Under pressure, the FCC appears to have scrapped its traditional mantra that the best way to promote a diversity of voices is to impose strict limits on a media company's size and reach or erect barriers between rival industries.
Instead, because of federal judges and the threat of lawsuits, the FCC appears to be moving toward the approach used by the Justice Department and the Federal Trade Commission, which review mergers on a case-by-case basis, applying formulas for measuring market power to determine whether a merger passes muster.
In proposals released two weeks ago, the FCC offered a glimpse of where it may go with cable-ownership limits and restrictions on same-market newspaper/broadcast crossownership.
The leading proposal on cable ownership is to replace the 30% limit on one company's share of pay-TV subscribers with what the FCC calls a "safe harbor." This would allow most deals to go through unimpeded, unless government economists determine that the merged company would have sufficient power to determine the prices of programming networks and competing video distributors.
The FCC has asked for comment on various market-power measurements that could be used. One under consideration is the Herfindahl-Hirschman Index, the most commonly used antitrust model, which estimates how changes in market share affect overall concentration in an industry. Other possible measurements would take into account companies' ability to influence prices and programming costs or whether they are earning what economists would consider "excessive" profits.
The cable industry, which rejoiced after a federal appeals court struck down the 30% cap in March, has generally supported a switch to some type of antitrust model, although no specific approach has been recommended. Public advocacy groups, on the other hand, say a strict ownership cap should be retained and that existing law requires one. With enough data from the cable industry, the FCC can address the court's objections to the current rule by providing a better justification for the 30% cap.
When it comes to newspaper crossownership, the FCC, which is reviewing it on its own dime, may eliminate the restriction entirely.
The rule, first imposed in 1975, grandfathered existing broadcast/newspaper combos, and roughly 40 remain today. Broadcasters and newspaper companies argue there has been no evidence of harm in these markets and the rule should be rescinded, especially in a world where the number of radio stations, weekly newspapers and Internet voices have proliferated.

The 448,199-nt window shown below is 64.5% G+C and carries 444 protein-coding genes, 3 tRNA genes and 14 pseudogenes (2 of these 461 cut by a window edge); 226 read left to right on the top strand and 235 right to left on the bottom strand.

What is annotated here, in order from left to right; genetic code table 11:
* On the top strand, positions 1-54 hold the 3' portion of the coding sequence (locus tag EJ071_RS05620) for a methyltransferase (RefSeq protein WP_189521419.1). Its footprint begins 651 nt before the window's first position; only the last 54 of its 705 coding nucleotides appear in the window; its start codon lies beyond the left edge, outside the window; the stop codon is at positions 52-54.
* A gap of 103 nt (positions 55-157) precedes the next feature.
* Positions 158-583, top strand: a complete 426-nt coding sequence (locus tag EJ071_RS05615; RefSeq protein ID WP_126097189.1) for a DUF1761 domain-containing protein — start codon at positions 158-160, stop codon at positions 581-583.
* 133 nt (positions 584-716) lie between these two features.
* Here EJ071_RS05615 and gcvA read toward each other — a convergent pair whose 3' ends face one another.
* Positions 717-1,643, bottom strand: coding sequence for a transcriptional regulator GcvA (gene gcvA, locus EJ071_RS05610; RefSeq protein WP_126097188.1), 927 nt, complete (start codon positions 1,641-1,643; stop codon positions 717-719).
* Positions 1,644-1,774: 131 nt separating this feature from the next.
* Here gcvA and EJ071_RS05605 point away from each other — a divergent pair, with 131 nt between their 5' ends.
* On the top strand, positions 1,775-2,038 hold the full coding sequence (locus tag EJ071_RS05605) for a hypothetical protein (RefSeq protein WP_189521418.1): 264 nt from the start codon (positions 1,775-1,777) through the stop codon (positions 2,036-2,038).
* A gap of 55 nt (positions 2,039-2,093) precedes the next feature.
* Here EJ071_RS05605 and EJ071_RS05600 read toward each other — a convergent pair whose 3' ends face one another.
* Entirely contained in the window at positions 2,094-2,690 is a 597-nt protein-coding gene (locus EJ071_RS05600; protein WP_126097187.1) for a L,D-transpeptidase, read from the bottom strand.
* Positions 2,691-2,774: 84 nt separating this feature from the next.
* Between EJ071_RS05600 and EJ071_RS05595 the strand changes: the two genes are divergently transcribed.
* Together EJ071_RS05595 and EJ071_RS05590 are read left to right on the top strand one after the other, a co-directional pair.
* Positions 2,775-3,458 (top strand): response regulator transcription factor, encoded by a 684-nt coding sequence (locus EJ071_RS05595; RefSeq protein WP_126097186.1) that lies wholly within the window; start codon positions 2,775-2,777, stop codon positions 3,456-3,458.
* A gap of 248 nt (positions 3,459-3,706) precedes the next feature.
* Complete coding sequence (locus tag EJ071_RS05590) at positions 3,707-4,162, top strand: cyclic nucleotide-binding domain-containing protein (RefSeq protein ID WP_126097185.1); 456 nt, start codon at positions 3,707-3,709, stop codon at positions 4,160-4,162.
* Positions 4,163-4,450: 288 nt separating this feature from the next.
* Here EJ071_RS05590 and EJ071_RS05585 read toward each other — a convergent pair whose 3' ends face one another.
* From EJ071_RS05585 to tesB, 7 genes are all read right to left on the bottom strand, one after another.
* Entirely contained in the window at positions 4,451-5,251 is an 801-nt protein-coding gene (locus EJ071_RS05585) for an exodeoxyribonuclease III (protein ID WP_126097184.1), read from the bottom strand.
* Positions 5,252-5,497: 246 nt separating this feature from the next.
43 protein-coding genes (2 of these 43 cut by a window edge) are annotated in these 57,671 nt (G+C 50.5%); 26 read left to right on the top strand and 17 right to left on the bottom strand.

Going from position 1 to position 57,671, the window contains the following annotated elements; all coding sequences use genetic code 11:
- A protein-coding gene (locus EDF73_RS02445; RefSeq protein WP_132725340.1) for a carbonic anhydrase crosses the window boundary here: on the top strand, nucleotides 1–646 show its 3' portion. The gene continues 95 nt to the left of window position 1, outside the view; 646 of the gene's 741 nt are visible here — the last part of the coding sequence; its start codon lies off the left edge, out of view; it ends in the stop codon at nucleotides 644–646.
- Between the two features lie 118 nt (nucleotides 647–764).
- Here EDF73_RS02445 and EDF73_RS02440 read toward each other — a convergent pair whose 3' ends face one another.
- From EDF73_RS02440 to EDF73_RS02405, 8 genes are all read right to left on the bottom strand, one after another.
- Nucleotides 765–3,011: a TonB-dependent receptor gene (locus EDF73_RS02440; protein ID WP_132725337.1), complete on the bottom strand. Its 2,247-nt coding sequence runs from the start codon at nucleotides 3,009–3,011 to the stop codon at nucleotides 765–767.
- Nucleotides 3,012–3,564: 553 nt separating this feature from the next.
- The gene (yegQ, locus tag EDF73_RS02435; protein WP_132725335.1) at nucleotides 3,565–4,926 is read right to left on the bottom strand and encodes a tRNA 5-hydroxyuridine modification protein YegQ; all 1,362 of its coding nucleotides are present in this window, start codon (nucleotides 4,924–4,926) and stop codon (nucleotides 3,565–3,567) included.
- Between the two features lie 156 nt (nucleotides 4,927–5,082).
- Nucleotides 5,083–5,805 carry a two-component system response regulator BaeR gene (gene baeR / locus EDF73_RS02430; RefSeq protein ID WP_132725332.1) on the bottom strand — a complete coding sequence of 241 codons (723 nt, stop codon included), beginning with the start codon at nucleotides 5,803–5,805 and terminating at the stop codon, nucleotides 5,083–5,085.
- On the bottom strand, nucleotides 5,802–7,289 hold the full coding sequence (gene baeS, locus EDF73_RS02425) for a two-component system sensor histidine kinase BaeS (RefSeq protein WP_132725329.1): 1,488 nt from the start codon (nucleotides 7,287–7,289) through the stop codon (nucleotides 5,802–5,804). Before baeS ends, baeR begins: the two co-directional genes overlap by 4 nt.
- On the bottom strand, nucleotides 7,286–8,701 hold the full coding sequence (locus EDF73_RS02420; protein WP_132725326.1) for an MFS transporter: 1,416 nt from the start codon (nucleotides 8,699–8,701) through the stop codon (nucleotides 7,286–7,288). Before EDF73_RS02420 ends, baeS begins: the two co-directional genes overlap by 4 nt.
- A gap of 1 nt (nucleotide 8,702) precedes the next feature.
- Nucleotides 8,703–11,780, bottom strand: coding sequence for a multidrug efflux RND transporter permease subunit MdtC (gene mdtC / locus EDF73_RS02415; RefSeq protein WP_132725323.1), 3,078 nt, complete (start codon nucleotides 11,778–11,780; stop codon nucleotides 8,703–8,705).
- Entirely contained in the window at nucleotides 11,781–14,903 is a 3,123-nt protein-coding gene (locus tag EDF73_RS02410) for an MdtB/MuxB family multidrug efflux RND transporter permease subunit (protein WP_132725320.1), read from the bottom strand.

Public advocates disagree. "The power and influence of over-the-air TV and daily newspapers is so great that other voices aren't comparable," says Andrew Schwartzman, president of Media Access Project. "I don't care how many weekly newspapers or radio stations there are, you decide who to vote for city council based on what you see on TV and read in the daily paper."
The best Schwartzman can hope for, probably, is preservation of a limited form of the ban.
For instance, the FCC may allow crossownership in markets with a certain threshold of separately owned media voices. Another approach may be to prevent the top-two broadcasters in a market from affiliating with a local major daily newspaper. The FCC is even considering a ban on cooperation between the editorial staffs of co-owned papers and stations.
The most difficult part of the FCC's job may be to collect the market data—such as advertising rates, revenue and market share—necessary to craft a rule that withstands a future court challenge. Public advocates complain that media companies are under no obligation to provide information largely considered trade secrets.
FCC Chairman Michael Powell insists the commission won't abandon its obligation to prevent a handful of companies from getting such a lock on major media that they can dictate what types of entertainment and news and political coverage that most American receive.
But his effort to craft a new regulatory approach could be cut short if the agency is forced to decide on a major merger deal before new rules are in place. AT&T Broadband is already up for sale and any new merger request could pre-empt the FCC efforts to revise cable ownership limits first.
"The FCC will find it very difficult to review mergers case by case before new rules are in place," says former FCC Commissioner Susan Ness, a Democrat who voted for the FCC's 30% cable limit.